Anne Morrissy Merick, Who Fought For Women In Journalism During Vietnam, Dies Merick was a pioneer in the world of journalism. She fought for women's rights in her field, persuading the Pentagon to overturn a rule preventing women from covering combat during the Vietnam War.
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Anne Morrissy Merick, Who Fought For Women In Journalism During Vietnam, Dies

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Anne Morrissy Merick, Who Fought For Women In Journalism During Vietnam, Dies

Anne Morrissy Merick, Who Fought For Women In Journalism During Vietnam, Dies

Anne Morrissy Merick, Who Fought For Women In Journalism During Vietnam, Dies

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  • <iframe src="https://www.npr.org/player/embed/527817849/527817850" width="100%" height="290" frameborder="0" scrolling="no" title="NPR embedded audio player">
  • Transcript

Merick was a pioneer in the world of journalism. She fought for women's rights in her field, persuading the Pentagon to overturn a rule preventing women from covering combat during the Vietnam War.

KELLY MCEVERS, HOST:

Journalists need to be pretty bold to get the story, but Anne Morrissy Merick took that to a new level in combat during the Vietnam War. She died last week at the age of 83.

ROBERT SIEGEL, HOST:

Anne Morrissy Merick was always bold. She made headlines when she was still in college as the first female sports editor of the Cornell Daily Sun. She beat three male candidates for the spot.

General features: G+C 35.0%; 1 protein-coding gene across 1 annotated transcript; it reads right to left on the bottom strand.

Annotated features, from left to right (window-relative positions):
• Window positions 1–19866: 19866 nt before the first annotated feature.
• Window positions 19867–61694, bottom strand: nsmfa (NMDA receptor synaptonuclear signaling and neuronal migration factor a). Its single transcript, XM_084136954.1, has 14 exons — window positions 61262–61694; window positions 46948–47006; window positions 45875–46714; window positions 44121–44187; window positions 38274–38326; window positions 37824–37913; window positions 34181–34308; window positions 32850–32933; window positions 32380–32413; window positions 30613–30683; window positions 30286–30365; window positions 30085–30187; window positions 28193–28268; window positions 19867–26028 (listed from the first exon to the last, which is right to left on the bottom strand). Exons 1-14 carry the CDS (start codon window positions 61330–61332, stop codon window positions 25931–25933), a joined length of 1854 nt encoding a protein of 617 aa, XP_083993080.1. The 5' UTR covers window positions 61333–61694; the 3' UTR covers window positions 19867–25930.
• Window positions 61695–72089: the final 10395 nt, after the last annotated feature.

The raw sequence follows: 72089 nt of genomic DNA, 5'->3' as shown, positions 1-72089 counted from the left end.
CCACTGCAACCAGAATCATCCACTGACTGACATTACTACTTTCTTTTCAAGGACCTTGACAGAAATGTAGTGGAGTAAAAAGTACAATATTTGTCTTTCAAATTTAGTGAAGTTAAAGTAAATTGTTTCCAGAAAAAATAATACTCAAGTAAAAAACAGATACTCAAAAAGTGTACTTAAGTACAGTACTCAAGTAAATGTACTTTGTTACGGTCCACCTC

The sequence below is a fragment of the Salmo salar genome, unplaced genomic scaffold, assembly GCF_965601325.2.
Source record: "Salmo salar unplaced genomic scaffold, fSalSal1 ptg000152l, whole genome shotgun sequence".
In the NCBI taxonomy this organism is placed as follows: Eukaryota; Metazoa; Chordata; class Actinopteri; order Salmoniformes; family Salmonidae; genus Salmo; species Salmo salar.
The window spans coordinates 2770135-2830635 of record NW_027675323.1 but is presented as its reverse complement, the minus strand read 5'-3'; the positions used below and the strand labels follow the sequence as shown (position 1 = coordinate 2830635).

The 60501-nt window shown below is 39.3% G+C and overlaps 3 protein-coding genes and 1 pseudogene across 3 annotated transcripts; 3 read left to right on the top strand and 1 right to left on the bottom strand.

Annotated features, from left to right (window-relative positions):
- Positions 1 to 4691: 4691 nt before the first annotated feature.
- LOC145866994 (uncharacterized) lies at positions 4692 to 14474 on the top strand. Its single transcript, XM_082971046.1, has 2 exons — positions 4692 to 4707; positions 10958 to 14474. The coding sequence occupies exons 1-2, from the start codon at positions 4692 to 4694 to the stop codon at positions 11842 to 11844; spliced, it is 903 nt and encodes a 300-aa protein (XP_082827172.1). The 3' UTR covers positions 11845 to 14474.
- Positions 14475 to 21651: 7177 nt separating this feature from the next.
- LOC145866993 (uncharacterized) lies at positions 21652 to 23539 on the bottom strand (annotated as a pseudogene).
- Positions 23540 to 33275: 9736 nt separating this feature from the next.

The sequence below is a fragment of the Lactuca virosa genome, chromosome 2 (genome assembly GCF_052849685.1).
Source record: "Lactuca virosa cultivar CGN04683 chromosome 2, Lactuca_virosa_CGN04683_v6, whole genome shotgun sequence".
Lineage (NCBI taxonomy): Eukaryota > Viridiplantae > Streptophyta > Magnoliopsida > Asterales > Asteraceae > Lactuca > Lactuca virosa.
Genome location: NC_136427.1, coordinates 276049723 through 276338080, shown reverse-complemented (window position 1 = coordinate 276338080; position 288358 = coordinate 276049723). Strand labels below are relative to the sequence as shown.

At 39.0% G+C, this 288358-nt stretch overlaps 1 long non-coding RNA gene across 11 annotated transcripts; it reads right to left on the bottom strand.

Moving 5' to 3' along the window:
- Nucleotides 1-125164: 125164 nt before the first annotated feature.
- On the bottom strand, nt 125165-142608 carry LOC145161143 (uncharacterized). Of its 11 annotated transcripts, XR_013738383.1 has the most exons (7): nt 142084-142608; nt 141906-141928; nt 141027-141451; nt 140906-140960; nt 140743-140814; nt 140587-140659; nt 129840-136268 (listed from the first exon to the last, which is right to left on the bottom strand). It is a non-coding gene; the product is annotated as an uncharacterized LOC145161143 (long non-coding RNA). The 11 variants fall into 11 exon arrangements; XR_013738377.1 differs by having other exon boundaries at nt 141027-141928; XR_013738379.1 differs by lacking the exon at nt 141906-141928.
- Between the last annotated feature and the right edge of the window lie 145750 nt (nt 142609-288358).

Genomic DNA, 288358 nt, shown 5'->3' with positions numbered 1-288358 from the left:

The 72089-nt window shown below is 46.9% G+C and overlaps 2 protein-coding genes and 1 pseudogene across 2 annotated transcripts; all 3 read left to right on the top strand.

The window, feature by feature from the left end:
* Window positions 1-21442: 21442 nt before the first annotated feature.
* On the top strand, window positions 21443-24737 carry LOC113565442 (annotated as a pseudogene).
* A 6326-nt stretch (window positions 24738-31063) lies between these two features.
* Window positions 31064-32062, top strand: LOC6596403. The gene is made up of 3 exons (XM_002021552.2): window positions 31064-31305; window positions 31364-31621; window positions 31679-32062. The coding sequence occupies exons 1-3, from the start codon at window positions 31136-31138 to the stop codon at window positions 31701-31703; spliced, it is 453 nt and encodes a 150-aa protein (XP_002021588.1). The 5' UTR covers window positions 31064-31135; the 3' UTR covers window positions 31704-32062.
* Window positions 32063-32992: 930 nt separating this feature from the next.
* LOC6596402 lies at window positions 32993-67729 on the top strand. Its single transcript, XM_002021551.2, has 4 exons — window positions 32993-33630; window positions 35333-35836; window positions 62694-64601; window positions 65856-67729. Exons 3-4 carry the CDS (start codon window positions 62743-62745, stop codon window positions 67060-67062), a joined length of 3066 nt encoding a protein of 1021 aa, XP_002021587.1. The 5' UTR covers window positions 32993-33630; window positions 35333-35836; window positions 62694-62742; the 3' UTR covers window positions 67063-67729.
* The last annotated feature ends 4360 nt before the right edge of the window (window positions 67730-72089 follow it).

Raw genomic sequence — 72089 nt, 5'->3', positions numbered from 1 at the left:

MCEVERS: In 1954, another first for a woman. Yale allowed her into the press box at a football game against Cornell.

SIEGEL: She was also ABC's first female television field producer, the job that took her to Vietnam in 1967.

(SOUNDBITE OF ARCHIVED RECORDING)

ANNE MORRISSY MERICK: I had covered the March to Washington and Selma and various assassinations and all of the space shots and lots of politics, so I wanted to cover the biggest story going at that time, which was the Vietnam War.

MCEVERS: It wasn't easy. General William Westmoreland had banned female reporters from staying overnight with troops in combat. Refusing to miss out on the action, Merick and several other women fought to reverse the order and won. Merick spent seven years in Vietnam.

(SOUNDBITE OF ARCHIVED RECORDING)

MERICK: I got married in Vietnam. I had a baby in Vietnam. So, I mean, it's probably the most important part of my life.

SIEGEL: Merick's fight to do her job was a game-changer for AP correspondent Edith Lederer.

(SOUNDBITE OF ARCHIVED RECORDING)

EDITH LEDERER: She paved the way for me. I arrived in Vietnam in 1972, and so I didn't face that kind of discrimination.

SIEGEL: Lederer was the first woman the AP sent to cover that war. She met Merick there, worked with her, and they became lifelong friends.

(SOUNDBITE OF ARCHIVED RECORDING)

LEDERER: She was not afraid of power and of trying to promote women's rights and gender equality at a very early stage. She was a pistol, (laughter) that's all I can say. And she was a lot of fun.

MCEVERS: Anne Morrissy Merick died last week in Naples, Fla. The cause was complications from dementia. She was 83.

[POST BROADCAST CORRECTION: We incorrectly say Gen. William Westmoreland banned female reporters from overnight stays with troops in combat. Westmoreland had proposed such a ban, but it was never implemented.]

(SOUNDBITE OF PENGUIN CAFE ORCHESTRA'S "NOTHING REALLY BLUE")

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Correction May 18, 2017

We incorrectly say Gen. William Westmoreland banned female reporters from overnight stays with troops in combat. Westmoreland had proposed such a ban, but it was never implemented.